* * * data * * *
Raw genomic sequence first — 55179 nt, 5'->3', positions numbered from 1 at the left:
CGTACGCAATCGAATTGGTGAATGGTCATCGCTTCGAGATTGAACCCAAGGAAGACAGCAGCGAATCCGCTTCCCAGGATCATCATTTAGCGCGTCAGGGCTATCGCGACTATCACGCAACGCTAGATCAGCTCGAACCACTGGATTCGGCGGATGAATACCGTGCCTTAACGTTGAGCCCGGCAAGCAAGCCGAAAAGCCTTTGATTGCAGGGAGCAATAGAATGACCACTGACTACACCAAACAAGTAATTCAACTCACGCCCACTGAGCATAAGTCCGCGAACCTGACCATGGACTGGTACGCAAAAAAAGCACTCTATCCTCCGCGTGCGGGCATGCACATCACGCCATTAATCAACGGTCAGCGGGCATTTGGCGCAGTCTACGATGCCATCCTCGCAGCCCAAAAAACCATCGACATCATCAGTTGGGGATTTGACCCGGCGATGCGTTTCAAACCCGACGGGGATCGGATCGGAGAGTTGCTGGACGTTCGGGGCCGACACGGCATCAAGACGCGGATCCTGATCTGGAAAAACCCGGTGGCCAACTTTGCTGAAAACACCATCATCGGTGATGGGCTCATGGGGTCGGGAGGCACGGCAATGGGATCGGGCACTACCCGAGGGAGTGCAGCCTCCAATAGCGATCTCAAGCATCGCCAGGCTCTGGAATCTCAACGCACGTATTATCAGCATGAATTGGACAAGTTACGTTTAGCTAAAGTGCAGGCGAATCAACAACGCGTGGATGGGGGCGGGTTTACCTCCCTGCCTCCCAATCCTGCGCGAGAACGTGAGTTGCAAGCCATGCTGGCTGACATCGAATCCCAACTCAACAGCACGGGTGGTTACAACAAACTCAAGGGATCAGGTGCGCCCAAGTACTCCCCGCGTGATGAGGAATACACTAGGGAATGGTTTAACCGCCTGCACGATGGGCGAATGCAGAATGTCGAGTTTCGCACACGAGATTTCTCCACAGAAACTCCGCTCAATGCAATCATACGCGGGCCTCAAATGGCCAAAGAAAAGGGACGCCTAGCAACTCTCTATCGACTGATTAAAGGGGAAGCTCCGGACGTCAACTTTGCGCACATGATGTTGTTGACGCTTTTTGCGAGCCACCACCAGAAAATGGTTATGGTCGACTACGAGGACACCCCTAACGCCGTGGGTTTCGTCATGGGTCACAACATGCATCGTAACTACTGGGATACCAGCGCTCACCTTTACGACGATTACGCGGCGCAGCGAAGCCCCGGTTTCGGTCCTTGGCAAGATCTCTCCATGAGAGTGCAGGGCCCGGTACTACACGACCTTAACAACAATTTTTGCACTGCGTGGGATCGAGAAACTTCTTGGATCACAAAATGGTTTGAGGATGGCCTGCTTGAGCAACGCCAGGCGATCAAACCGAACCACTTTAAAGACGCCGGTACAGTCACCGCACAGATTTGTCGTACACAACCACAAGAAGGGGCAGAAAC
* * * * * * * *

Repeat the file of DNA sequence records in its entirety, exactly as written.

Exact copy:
Raw genomic sequence first — 55179 nt, 5'->3', positions numbered from 1 at the left:
CGTACGCAATCGAATTGGTGAATGGTCATCGCTTCGAGATTGAACCCAAGGAAGACAGCAGCGAATCCGCTTCCCAGGATCATCATTTAGCGCGTCAGGGCTATCGCGACTATCACGCAACGCTAGATCAGCTCGAACCACTGGATTCGGCGGATGAATACCGTGCCTTAACGTTGAGCCCGGCAAGCAAGCCGAAAAGCCTTTGATTGCAGGGAGCAATAGAATGACCACTGACTACACCAAACAAGTAATTCAACTCACGCCCACTGAGCATAAGTCCGCGAACCTGACCATGGACTGGTACGCAAAAAAAGCACTCTATCCTCCGCGTGCGGGCATGCACATCACGCCATTAATCAACGGTCAGCGGGCATTTGGCGCAGTCTACGATGCCATCCTCGCAGCCCAAAAAACCATCGACATCATCAGTTGGGGATTTGACCCGGCGATGCGTTTCAAACCCGACGGGGATCGGATCGGAGAGTTGCTGGACGTTCGGGGCCGACACGGCATCAAGACGCGGATCCTGATCTGGAAAAACCCGGTGGCCAACTTTGCTGAAAACACCATCATCGGTGATGGGCTCATGGGGTCGGGAGGCACGGCAATGGGATCGGGCACTACCCGAGGGAGTGCAGCCTCCAATAGCGATCTCAAGCATCGCCAGGCTCTGGAATCTCAACGCACGTATTATCAGCATGAATTGGACAAGTTACGTTTAGCTAAAGTGCAGGCGAATCAACAACGCGTGGATGGGGGCGGGTTTACCTCCCTGCCTCCCAATCCTGCGCGAGAACGTGAGTTGCAAGCCATGCTGGCTGACATCGAATCCCAACTCAACAGCACGGGTGGTTACAACAAACTCAAGGGATCAGGTGCGCCCAAGTACTCCCCGCGTGATGAGGAATACACTAGGGAATGGTTTAACCGCCTGCACGATGGGCGAATGCAGAATGTCGAGTTTCGCACACGAGATTTCTCCACAGAAACTCCGCTCAATGCAATCATACGCGGGCCTCAAATGGCCAAAGAAAAGGGACGCCTAGCAACTCTCTATCGACTGATTAAAGGGGAAGCTCCGGACGTCAACTTTGCGCACATGATGTTGTTGACGCTTTTTGCGAGCCACCACCAGAAAATGGTTATGGTCGACTACGAGGACACCCCTAACGCCGTGGGTTTCGTCATGGGTCACAACATGCATCGTAACTACTGGGATACCAGCGCTCACCTTTACGACGATTACGCGGCGCAGCGAAGCCCCGGTTTCGGTCCTTGGCAAGATCTCTCCATGAGAGTGCAGGGCCCGGTACTACACGACCTTAACAACAATTTTTGCACTGCGTGGGATCGAGAAACTTCTTGGATCACAAAATGGTTTGAGGATGGCCTGCTTGAGCAACGCCAGGCGATCAAACCGAACCACTTTAAAGACGCCGGTACAGTCACCGCACAGATTTGTCGTACACAACCACAAGAAGGGGCAGAAAC